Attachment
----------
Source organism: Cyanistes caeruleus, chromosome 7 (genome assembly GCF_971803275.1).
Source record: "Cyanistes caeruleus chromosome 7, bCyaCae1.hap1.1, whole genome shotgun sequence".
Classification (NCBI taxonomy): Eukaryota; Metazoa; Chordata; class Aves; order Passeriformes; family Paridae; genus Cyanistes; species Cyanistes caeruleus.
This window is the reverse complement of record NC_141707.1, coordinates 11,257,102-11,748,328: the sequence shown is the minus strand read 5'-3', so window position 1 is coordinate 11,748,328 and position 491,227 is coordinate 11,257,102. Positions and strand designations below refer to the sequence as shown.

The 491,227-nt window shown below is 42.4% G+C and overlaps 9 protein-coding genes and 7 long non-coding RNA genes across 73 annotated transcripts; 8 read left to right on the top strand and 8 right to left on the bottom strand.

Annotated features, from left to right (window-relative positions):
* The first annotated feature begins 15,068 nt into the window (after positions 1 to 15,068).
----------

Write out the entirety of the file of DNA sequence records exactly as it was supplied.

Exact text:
Source organism: Cyanistes caeruleus, chromosome 7 (genome assembly GCF_971803275.1).
Source record: "Cyanistes caeruleus chromosome 7, bCyaCae1.hap1.1, whole genome shotgun sequence".
Classification (NCBI taxonomy): Eukaryota; Metazoa; Chordata; class Aves; order Passeriformes; family Paridae; genus Cyanistes; species Cyanistes caeruleus.
This window is the reverse complement of record NC_141707.1, coordinates 11,257,102-11,748,328: the sequence shown is the minus strand read 5'-3', so window position 1 is coordinate 11,748,328 and position 491,227 is coordinate 11,257,102. Positions and strand designations below refer to the sequence as shown.

The 491,227-nt window shown below is 42.4% G+C and overlaps 9 protein-coding genes and 7 long non-coding RNA genes across 73 annotated transcripts; 8 read left to right on the top strand and 8 right to left on the bottom strand.

Annotated features, from left to right (window-relative positions):
* The first annotated feature begins 15,068 nt into the window (after positions 1 to 15,068).